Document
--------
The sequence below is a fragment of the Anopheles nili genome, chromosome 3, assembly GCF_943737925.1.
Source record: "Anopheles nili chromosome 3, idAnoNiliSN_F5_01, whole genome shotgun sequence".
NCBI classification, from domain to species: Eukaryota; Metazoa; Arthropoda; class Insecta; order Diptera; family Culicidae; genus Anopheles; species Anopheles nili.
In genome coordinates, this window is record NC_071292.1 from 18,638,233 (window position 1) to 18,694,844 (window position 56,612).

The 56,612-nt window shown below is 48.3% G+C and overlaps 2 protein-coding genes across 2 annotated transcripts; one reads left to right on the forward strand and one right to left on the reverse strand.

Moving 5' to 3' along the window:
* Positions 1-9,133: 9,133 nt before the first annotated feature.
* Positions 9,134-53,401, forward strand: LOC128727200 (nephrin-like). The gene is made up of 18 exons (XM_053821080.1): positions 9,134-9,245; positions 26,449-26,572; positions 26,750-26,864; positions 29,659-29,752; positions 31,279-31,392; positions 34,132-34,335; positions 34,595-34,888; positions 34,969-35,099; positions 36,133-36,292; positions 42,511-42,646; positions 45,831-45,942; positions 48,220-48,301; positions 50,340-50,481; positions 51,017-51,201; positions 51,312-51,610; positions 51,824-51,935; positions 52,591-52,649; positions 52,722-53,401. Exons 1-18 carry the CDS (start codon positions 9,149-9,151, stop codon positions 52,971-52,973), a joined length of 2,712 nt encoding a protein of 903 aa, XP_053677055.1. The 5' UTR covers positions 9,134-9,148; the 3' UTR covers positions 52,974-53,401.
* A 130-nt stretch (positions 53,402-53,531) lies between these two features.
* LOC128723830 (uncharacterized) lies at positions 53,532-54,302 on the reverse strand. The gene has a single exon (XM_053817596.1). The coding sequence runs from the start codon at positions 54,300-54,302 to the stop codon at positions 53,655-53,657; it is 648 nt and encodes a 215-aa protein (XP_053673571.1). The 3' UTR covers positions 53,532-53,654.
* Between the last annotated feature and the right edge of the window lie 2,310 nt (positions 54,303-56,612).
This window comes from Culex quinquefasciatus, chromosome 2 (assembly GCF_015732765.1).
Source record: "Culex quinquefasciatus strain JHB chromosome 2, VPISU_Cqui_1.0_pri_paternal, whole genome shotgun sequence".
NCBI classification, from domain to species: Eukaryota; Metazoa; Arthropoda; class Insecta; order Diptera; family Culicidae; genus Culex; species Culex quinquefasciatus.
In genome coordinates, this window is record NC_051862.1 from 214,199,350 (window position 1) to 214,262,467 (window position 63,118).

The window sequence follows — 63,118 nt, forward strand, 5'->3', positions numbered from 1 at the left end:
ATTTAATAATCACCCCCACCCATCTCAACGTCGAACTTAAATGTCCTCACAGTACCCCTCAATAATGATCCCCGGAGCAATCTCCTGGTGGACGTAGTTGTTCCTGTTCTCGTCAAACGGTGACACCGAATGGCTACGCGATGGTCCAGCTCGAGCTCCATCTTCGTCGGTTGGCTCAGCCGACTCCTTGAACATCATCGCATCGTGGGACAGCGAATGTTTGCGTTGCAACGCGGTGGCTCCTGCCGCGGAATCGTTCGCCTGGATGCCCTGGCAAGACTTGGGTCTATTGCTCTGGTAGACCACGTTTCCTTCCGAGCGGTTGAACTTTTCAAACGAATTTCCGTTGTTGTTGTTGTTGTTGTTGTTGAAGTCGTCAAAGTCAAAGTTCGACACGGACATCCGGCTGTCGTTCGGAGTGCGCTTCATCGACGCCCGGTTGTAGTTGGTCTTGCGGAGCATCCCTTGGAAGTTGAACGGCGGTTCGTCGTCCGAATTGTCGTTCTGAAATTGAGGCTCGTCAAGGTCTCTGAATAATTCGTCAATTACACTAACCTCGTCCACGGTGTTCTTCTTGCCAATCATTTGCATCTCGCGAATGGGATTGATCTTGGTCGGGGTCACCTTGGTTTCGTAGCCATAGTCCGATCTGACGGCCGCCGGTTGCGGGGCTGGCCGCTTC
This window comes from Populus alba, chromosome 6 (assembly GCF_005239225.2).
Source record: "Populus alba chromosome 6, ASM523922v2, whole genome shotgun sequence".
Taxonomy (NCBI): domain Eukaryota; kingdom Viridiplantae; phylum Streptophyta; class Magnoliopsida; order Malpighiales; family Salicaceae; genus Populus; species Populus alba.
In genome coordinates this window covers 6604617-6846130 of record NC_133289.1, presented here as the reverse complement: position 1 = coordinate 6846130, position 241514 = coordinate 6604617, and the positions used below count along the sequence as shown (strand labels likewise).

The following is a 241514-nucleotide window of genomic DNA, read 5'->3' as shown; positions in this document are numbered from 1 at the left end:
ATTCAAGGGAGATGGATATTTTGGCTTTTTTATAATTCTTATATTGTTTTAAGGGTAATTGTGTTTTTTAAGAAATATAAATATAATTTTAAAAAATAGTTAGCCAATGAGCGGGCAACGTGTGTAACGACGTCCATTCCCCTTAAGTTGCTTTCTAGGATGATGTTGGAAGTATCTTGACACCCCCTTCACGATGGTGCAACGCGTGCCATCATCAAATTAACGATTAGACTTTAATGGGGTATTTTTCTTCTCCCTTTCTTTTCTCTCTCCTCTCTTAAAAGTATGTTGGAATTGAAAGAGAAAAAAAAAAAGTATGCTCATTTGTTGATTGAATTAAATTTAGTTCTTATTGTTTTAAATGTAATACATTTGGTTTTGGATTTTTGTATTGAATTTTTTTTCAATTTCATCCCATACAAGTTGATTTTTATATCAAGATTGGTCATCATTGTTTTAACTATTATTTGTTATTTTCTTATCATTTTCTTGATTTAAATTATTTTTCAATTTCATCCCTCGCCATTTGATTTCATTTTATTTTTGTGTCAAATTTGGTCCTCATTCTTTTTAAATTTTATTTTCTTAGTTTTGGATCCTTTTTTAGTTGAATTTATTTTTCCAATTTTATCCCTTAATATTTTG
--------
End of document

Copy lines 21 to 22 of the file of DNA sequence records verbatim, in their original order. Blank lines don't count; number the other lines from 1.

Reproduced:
In genome coordinates this window covers 6604617-6846130 of record NC_133289.1, presented here as the reverse complement: position 1 = coordinate 6846130, position 241514 = coordinate 6604617, and the positions used below count along the sequence as shown (strand labels likewise).

The following is a 241514-nucleotide window of genomic DNA, read 5'->3' as shown; positions in this document are numbered from 1 at the left end: